Metal Finishing Guide Book

2011-2012 Surface Finishing Guidebook

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Page 436 of 707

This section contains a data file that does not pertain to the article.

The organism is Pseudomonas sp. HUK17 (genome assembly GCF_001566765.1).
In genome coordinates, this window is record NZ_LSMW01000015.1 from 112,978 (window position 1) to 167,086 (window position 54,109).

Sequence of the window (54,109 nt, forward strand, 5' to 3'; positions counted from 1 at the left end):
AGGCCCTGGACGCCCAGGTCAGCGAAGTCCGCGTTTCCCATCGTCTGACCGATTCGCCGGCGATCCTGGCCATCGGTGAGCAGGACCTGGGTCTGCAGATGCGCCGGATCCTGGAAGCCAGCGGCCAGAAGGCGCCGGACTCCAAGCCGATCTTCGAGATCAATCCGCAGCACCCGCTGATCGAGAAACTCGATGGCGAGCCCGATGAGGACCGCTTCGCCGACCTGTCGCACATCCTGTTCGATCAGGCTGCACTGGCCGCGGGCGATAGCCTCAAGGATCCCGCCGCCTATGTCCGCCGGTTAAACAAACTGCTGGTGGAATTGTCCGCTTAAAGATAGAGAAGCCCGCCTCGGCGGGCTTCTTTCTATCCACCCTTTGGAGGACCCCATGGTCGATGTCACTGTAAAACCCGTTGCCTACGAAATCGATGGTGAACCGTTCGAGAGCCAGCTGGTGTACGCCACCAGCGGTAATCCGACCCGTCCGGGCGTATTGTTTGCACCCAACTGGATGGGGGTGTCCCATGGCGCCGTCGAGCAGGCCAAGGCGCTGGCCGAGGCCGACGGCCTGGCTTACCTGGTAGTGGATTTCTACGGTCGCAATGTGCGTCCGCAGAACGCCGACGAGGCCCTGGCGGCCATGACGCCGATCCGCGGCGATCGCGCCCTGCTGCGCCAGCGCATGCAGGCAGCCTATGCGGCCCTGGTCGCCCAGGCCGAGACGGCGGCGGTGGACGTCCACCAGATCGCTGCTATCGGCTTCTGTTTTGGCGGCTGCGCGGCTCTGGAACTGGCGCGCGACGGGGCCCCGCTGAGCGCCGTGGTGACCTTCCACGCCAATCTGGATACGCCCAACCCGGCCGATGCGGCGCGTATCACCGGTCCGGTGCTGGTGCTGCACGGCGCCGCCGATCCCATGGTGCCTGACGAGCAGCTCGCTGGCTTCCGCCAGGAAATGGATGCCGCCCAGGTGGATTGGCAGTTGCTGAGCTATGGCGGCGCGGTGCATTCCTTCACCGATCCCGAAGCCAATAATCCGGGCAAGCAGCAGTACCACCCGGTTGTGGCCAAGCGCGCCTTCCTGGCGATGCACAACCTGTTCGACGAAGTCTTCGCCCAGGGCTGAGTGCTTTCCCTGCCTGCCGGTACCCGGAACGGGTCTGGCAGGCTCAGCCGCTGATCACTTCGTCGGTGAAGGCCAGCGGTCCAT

Table III. Automotive Standards 8-9 m of Zinc Plate with Hexavalent Chrome-Free Passivation and Sealer (NSS Test Requirements per ASTM B 117) Hrs—White Auto Maker GM 3044 Clear/Blue/Black Yellow-Iridescent Ford WSS-M12P17B1/B3 Clear/Silver white Clear/Silver white Daimler Chrysler PS 1207 - R Iridescent—Rack Iridescent—Barrel Irridescent—Rack No sealer Iridescent—Barrel 200 160 120 100 No sealer As of Aug. 2001 (Subject to change). 7. Dry (optional or as recommended) 8. Seal and/or topcoat 9. Dry PROCESS CONTROL Trivalent chromate conversion coatings are applied over acid or alkaline electroplated zinc and zinc alloys in conventional plating lines replacing existing hexavalent chrome tanks, with little or no modification to the line. Provisions for heating may be required along with proper ventilation. Postpassivation may be used in-line if it is compatible with the operation and space for extra stations is available. Organic topcoats, especially for barrel plating processes, are best applied off-line. The critical operating parameters are the chrome content, pH, and temperature. Analytical methods for trivalent chrome using spectrophotometric or simple titration techniques are commonly used and readily available. Chrome content affects the ultimate film thickness. Temperature and pH control the reaction kinetics, film strength, and adhesion. 96 72 384 360 No Yes May be specified 120O C/4 hrs 120 120 240 360 150O 150O C/1 hr C/1 hr Corrosion Hrs—Red Corrosion Heat Treatment Required May be specified Conditions Fig. 6. Cr(3) passivation surpasses requirements for Ford. 435 µ

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